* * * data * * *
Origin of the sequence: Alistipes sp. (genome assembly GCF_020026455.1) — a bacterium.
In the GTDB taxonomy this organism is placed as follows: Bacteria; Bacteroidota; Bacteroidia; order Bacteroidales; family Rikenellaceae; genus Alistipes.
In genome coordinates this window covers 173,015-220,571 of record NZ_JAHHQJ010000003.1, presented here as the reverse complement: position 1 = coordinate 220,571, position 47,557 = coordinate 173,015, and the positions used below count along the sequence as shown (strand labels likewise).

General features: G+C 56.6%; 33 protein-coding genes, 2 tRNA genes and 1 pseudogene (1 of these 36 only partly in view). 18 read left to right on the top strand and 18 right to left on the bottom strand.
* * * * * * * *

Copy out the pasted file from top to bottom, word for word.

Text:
Origin of the sequence: Alistipes sp. (genome assembly GCF_020026455.1) — a bacterium.
In the GTDB taxonomy this organism is placed as follows: Bacteria; Bacteroidota; Bacteroidia; order Bacteroidales; family Rikenellaceae; genus Alistipes.
In genome coordinates this window covers 173,015-220,571 of record NZ_JAHHQJ010000003.1, presented here as the reverse complement: position 1 = coordinate 220,571, position 47,557 = coordinate 173,015, and the positions used below count along the sequence as shown (strand labels likewise).

General features: G+C 56.6%; 33 protein-coding genes, 2 tRNA genes and 1 pseudogene (1 of these 36 only partly in view). 18 read left to right on the top strand and 18 right to left on the bottom strand.